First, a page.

Oral glucose efficacy on neonate's pain responses at the NICU: A quasi experimental trial of two clinical procedures
Applied Nursing Research
School of Nursing and Midwifery
This research was undertaken with the purpose of testing two research hypotheses regarding the efficacy of 10% oral glucose solution on procedural pain associated with venepuncture and nasopharyngeal suctioning within three neonatal intensive care units (NICU). The hypotheses were formulated from previous conclusions reached by other researchers highlighting the efficacy of sucrose solutions on neonates' pain responses during minor painful procedures.
A quasi-experimental trial utilising a time series design with one group was used. Data from a total of 90 neonates included 60 neonates who underwent a venepuncture and 30 neonates who underwent a nasopharyngeal suctioning procedure for clinical purposes. The neonate's pain response for each procedure was scored using the Neonatal Pain Assessment Scale (NPAS) on two separate occasions over three time periods. The pre-procedural score (T0) when the neonate received no sucrose, the inter-procedural score (T1) when the neonate was given 2 ml of 10% glucose solution two minutes before the procedure (intervention group) or where oral glucose was withheld (control group) and the post-procedural score (T2) being at the end of the procedure.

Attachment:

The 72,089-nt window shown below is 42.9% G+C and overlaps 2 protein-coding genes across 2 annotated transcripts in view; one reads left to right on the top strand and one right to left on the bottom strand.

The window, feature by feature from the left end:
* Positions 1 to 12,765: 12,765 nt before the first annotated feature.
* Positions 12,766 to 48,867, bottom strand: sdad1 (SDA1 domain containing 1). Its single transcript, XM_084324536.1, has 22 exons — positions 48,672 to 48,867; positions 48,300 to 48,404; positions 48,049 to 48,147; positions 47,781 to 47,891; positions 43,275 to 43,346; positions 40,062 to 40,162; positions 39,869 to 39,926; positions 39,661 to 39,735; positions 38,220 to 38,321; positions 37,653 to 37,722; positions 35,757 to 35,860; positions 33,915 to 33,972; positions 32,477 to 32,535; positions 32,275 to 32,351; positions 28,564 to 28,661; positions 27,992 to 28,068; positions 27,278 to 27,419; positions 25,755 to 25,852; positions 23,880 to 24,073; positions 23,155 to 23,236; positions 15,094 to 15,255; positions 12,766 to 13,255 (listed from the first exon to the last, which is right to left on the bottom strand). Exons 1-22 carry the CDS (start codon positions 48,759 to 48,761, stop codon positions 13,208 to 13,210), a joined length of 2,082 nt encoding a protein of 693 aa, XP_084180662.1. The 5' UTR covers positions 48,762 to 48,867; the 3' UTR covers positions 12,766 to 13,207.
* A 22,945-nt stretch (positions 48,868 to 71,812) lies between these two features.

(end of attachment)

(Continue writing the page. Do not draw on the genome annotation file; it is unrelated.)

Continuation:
The results showed the mean NPAS scores in response to venepuncture or nasopharyngeal suctioning were significantly lower in the intervention group than the control group.
This showed that oral glucose (10%) had a positive effect on the pain response during venepuncture and nasopharyngeal suctioning procedures.